Ohio law grants a right of appeal from final decisions of a Common Pleas Court. Appellate decisions are heard by a three judge panel that is usually designated near the time for oral argument. Decisions normally take a number of months after oral arguments are made.
Appellate decisions are generally final, unless further review is granted by the Ohio Supreme Court. While such a Court of Appeals decision represents the law only in that appellate district, it has the ability to be used as a significant precedent in other Ohio courts. It also can be cited in cases in other states that have passed similar state versions of the FCC regulations that are outlined in the text of PRB-1.
Late word is that the ARRL has announced its intention to file a Friend of the Court brief on behalf of Woodtke. This is likely because of the long term potential a finding against WW8N might hold by impacting on any ham living anywhere in the United States.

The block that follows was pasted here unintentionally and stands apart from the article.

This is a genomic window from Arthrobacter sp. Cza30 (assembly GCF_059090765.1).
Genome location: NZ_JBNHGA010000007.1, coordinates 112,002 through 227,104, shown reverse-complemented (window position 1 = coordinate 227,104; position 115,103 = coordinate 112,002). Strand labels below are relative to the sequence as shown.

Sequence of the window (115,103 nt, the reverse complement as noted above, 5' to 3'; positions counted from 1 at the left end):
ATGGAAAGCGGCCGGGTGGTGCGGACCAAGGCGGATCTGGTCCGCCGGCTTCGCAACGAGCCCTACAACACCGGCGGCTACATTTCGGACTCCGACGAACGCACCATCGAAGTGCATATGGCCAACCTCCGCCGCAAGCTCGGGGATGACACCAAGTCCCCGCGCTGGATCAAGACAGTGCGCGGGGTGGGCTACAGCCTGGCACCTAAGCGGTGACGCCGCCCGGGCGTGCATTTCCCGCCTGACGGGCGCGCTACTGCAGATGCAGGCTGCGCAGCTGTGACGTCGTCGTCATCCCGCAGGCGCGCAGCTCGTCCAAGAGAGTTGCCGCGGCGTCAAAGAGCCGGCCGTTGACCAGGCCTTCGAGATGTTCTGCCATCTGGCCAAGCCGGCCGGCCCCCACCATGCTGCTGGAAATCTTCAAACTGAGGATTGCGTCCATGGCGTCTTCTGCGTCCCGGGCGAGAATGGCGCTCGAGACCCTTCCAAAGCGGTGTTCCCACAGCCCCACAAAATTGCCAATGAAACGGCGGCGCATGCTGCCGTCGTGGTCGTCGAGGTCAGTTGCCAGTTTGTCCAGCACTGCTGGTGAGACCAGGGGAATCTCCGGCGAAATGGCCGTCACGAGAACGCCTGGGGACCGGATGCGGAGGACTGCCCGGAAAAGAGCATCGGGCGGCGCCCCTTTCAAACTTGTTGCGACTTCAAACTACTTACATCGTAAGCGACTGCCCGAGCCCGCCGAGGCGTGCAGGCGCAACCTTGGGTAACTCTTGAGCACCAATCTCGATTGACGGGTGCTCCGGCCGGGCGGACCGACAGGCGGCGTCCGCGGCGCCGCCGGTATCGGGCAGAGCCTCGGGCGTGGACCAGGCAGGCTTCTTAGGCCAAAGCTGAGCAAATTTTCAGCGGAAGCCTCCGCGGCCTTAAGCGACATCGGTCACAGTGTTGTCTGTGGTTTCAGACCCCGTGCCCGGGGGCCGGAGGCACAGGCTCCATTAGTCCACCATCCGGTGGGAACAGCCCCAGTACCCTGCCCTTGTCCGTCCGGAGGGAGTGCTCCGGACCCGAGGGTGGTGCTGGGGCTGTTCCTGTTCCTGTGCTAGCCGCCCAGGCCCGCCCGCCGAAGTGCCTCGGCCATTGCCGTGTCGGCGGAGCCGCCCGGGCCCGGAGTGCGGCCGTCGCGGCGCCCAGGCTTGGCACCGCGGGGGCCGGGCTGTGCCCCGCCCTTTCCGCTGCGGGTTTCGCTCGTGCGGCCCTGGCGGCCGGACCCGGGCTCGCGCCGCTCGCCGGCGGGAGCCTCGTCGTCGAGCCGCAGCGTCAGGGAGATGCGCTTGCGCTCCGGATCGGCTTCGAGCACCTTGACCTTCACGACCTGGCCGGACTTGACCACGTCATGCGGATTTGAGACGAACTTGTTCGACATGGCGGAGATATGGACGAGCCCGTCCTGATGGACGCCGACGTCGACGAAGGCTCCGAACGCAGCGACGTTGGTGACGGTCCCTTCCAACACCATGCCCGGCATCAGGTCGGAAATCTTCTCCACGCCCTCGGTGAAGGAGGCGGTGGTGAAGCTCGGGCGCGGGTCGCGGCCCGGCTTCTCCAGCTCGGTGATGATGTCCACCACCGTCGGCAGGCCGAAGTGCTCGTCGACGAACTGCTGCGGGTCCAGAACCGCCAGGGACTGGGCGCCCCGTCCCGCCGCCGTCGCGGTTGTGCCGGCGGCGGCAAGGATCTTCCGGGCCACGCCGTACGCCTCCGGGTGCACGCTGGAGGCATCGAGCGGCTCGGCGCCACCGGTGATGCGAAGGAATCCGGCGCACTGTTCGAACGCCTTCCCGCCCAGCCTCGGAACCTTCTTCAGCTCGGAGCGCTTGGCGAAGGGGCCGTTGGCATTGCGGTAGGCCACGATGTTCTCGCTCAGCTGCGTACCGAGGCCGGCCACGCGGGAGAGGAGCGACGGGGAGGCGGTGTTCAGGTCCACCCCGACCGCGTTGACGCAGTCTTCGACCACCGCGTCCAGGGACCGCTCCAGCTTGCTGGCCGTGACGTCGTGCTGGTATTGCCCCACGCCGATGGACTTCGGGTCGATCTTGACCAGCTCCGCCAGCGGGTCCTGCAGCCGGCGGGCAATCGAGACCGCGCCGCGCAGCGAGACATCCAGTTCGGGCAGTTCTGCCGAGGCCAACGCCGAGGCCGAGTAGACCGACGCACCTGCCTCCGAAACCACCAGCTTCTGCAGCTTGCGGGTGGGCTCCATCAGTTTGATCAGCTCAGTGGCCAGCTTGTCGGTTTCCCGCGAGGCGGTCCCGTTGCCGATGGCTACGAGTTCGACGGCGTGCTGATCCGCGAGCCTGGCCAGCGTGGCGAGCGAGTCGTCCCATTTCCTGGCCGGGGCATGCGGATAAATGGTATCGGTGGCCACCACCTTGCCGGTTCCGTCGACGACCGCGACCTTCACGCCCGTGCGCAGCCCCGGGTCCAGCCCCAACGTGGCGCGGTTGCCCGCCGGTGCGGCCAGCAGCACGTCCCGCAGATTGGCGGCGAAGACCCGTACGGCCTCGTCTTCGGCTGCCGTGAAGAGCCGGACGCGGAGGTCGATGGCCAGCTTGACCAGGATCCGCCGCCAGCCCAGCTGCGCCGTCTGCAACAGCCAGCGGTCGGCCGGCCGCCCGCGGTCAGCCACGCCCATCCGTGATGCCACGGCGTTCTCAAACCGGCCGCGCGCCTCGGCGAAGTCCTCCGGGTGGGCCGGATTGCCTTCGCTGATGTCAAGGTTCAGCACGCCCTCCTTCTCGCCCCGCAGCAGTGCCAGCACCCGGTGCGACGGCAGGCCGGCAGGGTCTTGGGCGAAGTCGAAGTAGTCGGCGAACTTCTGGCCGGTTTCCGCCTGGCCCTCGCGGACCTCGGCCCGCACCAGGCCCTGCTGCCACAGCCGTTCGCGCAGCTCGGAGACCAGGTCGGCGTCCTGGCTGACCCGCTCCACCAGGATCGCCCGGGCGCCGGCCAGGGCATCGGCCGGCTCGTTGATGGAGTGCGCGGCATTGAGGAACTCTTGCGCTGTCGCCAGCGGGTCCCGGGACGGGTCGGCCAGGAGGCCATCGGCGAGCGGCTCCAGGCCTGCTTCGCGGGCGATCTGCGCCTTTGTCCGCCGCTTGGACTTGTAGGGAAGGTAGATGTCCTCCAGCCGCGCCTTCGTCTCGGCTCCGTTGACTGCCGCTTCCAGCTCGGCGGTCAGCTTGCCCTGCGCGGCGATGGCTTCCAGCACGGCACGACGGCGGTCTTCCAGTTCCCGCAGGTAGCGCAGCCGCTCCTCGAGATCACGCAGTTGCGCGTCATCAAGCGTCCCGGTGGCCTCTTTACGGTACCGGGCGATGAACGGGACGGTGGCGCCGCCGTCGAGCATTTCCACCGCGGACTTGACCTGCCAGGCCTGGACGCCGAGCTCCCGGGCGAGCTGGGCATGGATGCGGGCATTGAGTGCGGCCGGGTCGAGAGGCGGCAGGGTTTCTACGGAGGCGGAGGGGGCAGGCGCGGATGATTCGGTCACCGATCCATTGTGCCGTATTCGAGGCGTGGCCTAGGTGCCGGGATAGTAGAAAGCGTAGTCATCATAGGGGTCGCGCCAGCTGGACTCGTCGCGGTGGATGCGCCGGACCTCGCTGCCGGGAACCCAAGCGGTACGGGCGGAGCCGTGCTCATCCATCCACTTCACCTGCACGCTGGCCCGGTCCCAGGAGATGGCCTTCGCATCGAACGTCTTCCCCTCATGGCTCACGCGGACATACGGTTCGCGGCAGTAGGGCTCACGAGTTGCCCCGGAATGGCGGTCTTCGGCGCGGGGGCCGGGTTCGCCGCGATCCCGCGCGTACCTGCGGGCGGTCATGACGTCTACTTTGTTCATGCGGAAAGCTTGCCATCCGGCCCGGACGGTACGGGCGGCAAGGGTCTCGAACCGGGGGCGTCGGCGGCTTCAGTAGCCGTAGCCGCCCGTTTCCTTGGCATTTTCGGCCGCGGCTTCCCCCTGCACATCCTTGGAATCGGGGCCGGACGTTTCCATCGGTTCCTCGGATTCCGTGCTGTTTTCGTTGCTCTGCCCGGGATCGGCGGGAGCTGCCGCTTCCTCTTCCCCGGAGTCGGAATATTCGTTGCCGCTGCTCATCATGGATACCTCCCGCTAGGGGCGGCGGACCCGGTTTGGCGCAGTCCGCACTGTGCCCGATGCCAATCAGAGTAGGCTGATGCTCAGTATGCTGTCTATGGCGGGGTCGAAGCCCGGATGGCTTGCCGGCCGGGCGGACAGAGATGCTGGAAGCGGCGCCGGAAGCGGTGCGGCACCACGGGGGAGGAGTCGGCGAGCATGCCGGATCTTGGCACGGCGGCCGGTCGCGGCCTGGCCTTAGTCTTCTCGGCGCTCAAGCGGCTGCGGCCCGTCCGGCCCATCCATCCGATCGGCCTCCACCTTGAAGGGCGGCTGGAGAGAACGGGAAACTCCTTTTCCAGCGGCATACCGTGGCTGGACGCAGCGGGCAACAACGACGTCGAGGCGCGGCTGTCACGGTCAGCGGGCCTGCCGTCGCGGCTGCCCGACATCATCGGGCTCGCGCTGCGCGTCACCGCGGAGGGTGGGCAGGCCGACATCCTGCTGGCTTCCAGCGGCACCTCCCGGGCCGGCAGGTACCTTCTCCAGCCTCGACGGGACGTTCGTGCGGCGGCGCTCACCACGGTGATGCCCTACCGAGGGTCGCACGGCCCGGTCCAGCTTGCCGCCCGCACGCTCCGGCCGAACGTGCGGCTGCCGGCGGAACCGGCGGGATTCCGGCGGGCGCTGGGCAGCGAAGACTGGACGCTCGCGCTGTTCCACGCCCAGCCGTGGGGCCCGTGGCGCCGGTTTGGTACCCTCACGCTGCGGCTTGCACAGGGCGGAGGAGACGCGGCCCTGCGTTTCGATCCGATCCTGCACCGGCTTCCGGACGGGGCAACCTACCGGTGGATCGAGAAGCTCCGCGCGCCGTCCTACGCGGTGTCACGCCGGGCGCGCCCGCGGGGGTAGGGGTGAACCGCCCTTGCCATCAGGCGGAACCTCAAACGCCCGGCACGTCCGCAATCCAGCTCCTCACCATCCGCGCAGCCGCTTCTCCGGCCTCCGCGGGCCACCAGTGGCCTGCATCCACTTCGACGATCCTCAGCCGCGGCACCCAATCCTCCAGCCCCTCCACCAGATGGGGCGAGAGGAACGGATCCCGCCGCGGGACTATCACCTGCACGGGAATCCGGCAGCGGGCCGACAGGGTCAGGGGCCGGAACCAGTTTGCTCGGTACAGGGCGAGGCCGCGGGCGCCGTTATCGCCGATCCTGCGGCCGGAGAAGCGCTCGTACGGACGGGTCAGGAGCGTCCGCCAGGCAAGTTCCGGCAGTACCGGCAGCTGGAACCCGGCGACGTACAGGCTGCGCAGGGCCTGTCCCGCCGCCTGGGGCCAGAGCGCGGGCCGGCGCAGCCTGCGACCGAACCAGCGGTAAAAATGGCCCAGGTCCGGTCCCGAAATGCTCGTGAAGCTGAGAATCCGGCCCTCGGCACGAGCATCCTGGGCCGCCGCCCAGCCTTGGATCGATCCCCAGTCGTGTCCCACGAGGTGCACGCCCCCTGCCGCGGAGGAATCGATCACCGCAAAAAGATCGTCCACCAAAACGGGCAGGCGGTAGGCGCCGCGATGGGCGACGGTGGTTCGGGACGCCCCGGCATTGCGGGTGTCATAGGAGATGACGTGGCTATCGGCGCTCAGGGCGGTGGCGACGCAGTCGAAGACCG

WW8N is represented by Toledo attorney Carey Cooper and by Fred Hopengarten, K1VR. Hopengarten is considered a national authority on zoning law and amateur radio antenna issues.
source; Stephen Kinford, N8WB, in Wadsworth, Ohio.
Donations to help cover WW8N's mounting legal costs can be sent to him through PayPal to email@example.com .
It's a long complicated story, but this has been in the courts since 2008. And Gary still doesn't have his tower.
And this is NOT a CC&R or HOA issue! It's the city council who is stopping him at every turn. More details at http://forums.qrz.com/showthread.php...ll-US-amateurs. Ignore all the thread hijackers and the incorrect assertions that "he shouldn't have moved into an HOA" because that is NOT the case here!
Saturday, February 22, 2014
F5MNW will once again be operational stroke FR from Saint Leu between March 16th and April 8th. Activity will be on the HF bands using only CW. QSL via his home call either direct via the bureau.